That doesn’t mean the experiences won’t change — and that digital discovery won’t play a big part in physical retail — but that there are some experiences that are more likely to be modified than wholesale rewritten.

And even in areas where big rewrites are coming — like in food service, where he believes order-ahead is very likely to displace pay at the counter over the next five years — change doesn’t necessarily need to come like a wrecking ball and will likely phase in more subtly.

“Order-ahead isn’t just about solving a technical problem. It is a different consumer experience and interaction. It requires a lot of thought to do it very well. That doesn’t mean that stores need to wholly redesign. Obviously that is ideal, but as you’ve seen from Starbucks, they’ve been able to retrofit to enhance their existing locations so that they are seeing benefits and not doing some massive re-design.”

It’s about making mobile work, with the benefits realized as clearly as the costs. Future stores will be designed around an order-ahead world, but for the time being, the question isn’t about merchants doing a wholesale reset so much as it is about doing it as well as “Starbucks does it, or it will take a toll on your business.”

What’s Next

As Priebatsch and Webster were chatting — around lunchtime — he noted that as the conversation was unfolding “a whole bunch of LevelUp users” were getting a push reminder that their favorite burrito was available for order at Boloco, and that many of those users were likely to jump at the chance to order that lunch burrito.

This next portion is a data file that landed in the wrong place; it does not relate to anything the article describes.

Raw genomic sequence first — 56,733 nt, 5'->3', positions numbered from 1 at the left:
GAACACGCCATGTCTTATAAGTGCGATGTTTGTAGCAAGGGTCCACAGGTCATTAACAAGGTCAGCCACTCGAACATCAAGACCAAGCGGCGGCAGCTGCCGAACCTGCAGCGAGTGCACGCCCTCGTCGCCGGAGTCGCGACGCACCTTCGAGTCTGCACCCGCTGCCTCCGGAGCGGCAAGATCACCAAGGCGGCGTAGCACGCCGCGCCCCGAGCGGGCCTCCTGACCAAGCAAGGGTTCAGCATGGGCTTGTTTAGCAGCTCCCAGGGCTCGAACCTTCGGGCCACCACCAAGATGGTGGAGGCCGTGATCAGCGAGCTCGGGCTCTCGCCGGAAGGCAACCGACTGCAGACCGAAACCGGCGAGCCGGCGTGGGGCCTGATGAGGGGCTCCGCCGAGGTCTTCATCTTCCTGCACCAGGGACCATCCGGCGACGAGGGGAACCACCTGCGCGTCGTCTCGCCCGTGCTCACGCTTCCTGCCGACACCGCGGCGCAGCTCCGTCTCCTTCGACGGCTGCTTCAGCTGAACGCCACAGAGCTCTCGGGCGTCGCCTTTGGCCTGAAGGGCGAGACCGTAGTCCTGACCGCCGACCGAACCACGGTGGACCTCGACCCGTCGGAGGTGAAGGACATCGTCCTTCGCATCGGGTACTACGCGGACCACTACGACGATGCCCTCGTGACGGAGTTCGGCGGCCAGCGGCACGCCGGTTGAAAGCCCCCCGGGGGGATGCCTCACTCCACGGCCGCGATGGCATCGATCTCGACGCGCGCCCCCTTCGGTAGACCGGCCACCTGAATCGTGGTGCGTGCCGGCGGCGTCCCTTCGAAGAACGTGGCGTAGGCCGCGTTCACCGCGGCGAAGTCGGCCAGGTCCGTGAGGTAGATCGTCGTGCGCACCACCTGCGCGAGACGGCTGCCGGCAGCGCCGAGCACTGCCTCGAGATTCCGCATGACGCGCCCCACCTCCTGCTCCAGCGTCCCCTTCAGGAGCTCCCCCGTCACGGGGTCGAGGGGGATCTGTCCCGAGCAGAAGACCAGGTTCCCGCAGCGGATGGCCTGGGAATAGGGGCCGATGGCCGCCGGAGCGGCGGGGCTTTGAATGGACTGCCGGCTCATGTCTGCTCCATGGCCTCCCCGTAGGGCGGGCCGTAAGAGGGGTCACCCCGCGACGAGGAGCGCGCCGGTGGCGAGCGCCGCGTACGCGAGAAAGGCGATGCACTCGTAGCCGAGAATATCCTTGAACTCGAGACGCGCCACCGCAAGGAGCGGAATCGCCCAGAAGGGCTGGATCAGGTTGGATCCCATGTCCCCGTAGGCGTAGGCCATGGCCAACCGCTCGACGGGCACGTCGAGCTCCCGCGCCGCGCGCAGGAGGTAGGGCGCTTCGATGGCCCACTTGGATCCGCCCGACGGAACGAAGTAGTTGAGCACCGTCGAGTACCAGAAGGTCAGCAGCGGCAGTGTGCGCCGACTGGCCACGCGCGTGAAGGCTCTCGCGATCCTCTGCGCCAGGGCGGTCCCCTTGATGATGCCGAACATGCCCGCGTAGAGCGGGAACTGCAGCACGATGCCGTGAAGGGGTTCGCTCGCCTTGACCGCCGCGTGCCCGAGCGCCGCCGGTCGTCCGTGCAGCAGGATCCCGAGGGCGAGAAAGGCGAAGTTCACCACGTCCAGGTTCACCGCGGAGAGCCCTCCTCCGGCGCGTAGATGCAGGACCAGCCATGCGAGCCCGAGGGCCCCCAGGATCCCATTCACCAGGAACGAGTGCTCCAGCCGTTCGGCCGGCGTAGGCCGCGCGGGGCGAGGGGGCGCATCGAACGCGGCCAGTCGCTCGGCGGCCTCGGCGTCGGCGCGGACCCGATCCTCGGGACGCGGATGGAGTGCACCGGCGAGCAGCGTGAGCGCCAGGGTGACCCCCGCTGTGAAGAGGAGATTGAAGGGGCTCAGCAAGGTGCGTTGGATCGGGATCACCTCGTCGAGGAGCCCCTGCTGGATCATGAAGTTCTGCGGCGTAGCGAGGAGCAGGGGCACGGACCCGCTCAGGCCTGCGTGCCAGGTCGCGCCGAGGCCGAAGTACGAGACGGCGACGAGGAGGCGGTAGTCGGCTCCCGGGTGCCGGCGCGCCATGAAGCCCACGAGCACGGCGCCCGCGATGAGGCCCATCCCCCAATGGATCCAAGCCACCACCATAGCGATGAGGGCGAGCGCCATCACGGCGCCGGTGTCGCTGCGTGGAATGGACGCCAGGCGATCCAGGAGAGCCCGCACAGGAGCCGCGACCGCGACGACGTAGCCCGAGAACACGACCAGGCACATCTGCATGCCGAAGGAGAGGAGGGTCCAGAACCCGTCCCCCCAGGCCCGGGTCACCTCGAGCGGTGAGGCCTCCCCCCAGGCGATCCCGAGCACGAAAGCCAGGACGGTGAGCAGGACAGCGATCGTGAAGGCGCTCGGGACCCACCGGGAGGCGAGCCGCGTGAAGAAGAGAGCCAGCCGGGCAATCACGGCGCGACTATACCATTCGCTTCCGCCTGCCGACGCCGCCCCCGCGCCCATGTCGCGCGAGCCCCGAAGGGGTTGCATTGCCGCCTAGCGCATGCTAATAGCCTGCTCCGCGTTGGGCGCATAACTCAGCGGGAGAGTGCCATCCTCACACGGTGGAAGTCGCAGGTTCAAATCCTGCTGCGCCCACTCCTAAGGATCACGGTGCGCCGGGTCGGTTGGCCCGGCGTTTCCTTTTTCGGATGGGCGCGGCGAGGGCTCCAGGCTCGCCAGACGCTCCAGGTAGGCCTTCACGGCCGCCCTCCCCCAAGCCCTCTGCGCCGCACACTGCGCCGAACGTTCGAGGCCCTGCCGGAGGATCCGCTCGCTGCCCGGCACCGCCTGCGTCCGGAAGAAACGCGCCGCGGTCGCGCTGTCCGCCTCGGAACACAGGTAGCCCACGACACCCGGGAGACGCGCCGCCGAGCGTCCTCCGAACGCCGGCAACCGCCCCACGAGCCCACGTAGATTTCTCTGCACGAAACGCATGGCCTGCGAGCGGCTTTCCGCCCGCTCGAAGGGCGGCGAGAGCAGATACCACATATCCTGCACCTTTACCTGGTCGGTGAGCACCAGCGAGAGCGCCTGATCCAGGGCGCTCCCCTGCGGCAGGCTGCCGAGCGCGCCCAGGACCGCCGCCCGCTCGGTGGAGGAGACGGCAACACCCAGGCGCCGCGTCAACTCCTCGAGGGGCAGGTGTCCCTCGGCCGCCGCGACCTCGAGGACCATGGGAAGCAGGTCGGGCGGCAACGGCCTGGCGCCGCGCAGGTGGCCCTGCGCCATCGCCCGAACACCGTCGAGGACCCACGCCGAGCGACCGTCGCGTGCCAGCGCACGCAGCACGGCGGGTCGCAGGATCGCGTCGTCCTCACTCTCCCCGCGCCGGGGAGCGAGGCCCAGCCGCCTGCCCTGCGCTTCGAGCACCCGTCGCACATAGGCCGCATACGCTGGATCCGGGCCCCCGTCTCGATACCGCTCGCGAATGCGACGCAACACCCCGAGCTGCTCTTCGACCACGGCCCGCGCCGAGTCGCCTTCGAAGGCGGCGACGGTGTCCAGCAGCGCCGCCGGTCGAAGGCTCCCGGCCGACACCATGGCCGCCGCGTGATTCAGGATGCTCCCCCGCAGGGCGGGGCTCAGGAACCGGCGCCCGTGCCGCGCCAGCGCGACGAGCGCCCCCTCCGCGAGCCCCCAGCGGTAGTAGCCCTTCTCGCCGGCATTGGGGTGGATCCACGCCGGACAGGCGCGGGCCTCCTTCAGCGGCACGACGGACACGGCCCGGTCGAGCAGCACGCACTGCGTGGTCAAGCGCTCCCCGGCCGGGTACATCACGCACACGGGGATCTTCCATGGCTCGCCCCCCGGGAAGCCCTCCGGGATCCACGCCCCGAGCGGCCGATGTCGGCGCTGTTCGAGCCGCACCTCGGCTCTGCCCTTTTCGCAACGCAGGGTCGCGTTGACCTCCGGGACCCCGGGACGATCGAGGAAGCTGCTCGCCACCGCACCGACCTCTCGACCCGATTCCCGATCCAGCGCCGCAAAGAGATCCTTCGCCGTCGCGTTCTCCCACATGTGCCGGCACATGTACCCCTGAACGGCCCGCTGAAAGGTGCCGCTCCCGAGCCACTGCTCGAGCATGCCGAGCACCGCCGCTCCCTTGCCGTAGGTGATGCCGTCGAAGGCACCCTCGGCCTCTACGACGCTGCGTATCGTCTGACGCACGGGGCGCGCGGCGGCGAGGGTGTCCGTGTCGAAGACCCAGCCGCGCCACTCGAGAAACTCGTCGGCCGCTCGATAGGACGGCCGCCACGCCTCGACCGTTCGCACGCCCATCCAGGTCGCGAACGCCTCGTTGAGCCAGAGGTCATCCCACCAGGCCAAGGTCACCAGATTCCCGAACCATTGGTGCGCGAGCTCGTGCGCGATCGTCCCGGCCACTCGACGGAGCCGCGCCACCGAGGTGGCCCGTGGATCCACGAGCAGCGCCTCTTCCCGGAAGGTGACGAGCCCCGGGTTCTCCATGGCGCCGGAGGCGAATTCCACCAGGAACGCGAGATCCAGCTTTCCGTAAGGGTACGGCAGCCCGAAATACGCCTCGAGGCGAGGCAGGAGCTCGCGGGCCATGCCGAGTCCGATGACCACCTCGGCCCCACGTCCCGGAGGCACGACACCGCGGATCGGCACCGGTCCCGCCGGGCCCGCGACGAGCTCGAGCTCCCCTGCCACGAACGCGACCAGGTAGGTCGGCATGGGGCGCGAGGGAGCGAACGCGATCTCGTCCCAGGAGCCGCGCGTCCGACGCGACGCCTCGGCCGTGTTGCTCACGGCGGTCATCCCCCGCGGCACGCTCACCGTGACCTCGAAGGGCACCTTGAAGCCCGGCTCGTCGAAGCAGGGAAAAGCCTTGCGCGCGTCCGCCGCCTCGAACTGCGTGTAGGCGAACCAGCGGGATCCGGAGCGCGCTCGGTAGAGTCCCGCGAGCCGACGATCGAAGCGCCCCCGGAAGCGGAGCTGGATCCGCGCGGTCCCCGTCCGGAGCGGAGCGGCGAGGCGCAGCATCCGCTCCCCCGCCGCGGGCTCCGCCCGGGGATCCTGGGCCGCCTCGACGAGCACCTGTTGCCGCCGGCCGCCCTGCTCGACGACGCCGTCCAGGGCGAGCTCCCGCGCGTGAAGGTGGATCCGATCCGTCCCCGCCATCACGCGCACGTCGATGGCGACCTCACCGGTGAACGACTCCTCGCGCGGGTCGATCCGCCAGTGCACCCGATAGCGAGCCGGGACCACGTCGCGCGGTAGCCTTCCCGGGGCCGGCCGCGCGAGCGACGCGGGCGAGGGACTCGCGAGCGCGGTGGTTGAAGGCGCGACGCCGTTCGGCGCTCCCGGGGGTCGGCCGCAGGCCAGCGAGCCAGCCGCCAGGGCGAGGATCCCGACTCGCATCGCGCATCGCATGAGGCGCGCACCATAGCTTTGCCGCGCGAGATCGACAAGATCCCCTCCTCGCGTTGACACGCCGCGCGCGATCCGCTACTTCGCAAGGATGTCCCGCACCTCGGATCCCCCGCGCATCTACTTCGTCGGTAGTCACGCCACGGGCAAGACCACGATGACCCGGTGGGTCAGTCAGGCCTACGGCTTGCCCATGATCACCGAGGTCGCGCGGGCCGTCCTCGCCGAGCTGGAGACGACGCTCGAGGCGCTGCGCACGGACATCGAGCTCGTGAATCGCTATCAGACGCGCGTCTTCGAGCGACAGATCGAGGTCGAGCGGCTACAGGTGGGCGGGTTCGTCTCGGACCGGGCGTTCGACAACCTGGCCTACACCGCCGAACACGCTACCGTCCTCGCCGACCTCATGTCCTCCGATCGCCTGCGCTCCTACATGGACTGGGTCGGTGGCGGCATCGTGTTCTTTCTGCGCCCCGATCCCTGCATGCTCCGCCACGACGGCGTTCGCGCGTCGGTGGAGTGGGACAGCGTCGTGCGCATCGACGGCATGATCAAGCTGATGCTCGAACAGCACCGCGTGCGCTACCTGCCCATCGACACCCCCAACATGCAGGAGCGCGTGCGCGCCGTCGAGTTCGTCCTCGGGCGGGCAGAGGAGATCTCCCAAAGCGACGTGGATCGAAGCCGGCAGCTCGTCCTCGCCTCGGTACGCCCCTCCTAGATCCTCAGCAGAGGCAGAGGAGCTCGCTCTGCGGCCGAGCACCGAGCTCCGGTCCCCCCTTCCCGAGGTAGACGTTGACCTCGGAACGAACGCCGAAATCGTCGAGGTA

“The goal is to be clever, not creepy,” he said.

And that, broadly speaking, is the goal and the future of mobile payments and order-ahead going forward: finding ways to forge better consumer relationships using all that data can offer so that the consumer is given an enhanced experience, and not one where they feel like they are being stalked.

Some things will become table stakes. In five years when everyone is offering mobile order-ahead as a service, it won’t be much more a differentiator than having a functioning credit card machine is today.

But there will also be chances for differentiation. Chatbots today, he noted, aren’t all that impressive, because they are essentially transliterating forms and spewing them back at consumers.

“When you can pretend it is human instead of translating a form into text, and it can tell you based on your past order what you might like, that is a different story. When the chatbot is able to be predictive, if you view the chatbot as your personal concierge that just wants to get your food ready on time — that is really useful.”

And, at the end of the day, being useful and accessible is going to be much of what the second act in the story of mobile payments and the future of mobile commerce will look like — not at all what anyone was expecting even a few years ago, but worth the watch.

As will be the conversation about it all at IP 2017. Won’t you come and join us?



The PYMNTS Cross-Border Merchant Friction Index analyzes the key friction points experienced by consumers browsing, shopping and paying for purchases on international eCommerce sites. PYMNTS examined the checkout processes of 266 B2B and B2C eCommerce sites across 12 industries and operating from locations across Europe and the United States to provide a comprehensive overview of their checkout offerings.